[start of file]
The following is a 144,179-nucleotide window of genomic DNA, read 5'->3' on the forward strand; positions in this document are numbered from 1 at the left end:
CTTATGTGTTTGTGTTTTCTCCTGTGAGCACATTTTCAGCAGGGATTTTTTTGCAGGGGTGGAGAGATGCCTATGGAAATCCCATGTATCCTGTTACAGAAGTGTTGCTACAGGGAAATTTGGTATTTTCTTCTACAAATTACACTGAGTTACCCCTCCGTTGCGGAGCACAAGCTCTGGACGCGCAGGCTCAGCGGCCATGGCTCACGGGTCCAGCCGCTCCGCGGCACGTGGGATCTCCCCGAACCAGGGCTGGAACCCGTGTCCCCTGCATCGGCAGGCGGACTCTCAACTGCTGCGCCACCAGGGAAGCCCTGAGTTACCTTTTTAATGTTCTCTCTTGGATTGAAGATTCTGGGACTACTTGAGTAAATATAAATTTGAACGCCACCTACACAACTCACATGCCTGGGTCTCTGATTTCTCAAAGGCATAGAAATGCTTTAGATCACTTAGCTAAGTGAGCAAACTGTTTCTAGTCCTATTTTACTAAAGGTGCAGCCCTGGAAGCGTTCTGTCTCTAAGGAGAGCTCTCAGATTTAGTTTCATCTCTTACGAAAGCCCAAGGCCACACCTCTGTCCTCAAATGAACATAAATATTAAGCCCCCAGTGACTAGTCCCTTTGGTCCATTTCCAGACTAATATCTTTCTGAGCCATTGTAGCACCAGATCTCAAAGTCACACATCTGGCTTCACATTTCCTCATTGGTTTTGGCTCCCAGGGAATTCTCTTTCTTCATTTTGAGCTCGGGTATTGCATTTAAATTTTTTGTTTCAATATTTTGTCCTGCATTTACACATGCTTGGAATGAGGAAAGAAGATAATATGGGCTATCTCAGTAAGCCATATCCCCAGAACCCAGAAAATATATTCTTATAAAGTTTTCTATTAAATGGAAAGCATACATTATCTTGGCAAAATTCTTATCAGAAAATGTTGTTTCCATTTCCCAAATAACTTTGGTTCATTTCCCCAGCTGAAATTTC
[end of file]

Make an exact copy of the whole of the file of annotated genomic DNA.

The following is a 144,179-nucleotide window of genomic DNA, read 5'->3' on the forward strand; positions in this document are numbered from 1 at the left end:
CTTATGTGTTTGTGTTTTCTCCTGTGAGCACATTTTCAGCAGGGATTTTTTTGCAGGGGTGGAGAGATGCCTATGGAAATCCCATGTATCCTGTTACAGAAGTGTTGCTACAGGGAAATTTGGTATTTTCTTCTACAAATTACACTGAGTTACCCCTCCGTTGCGGAGCACAAGCTCTGGACGCGCAGGCTCAGCGGCCATGGCTCACGGGTCCAGCCGCTCCGCGGCACGTGGGATCTCCCCGAACCAGGGCTGGAACCCGTGTCCCCTGCATCGGCAGGCGGACTCTCAACTGCTGCGCCACCAGGGAAGCCCTGAGTTACCTTTTTAATGTTCTCTCTTGGATTGAAGATTCTGGGACTACTTGAGTAAATATAAATTTGAACGCCACCTACACAACTCACATGCCTGGGTCTCTGATTTCTCAAAGGCATAGAAATGCTTTAGATCACTTAGCTAAGTGAGCAAACTGTTTCTAGTCCTATTTTACTAAAGGTGCAGCCCTGGAAGCGTTCTGTCTCTAAGGAGAGCTCTCAGATTTAGTTTCATCTCTTACGAAAGCCCAAGGCCACACCTCTGTCCTCAAATGAACATAAATATTAAGCCCCCAGTGACTAGTCCCTTTGGTCCATTTCCAGACTAATATCTTTCTGAGCCATTGTAGCACCAGATCTCAAAGTCACACATCTGGCTTCACATTTCCTCATTGGTTTTGGCTCCCAGGGAATTCTCTTTCTTCATTTTGAGCTCGGGTATTGCATTTAAATTTTTTGTTTCAATATTTTGTCCTGCATTTACACATGCTTGGAATGAGGAAAGAAGATAATATGGGCTATCTCAGTAAGCCATATCCCCAGAACCCAGAAAATATATTCTTATAAAGTTTTCTATTAAATGGAAAGCATACATTATCTTGGCAAAATTCTTATCAGAAAATGTTGTTTCCATTTCCCAAATAACTTTGGTTCATTTCCCCAGCTGAAATTTC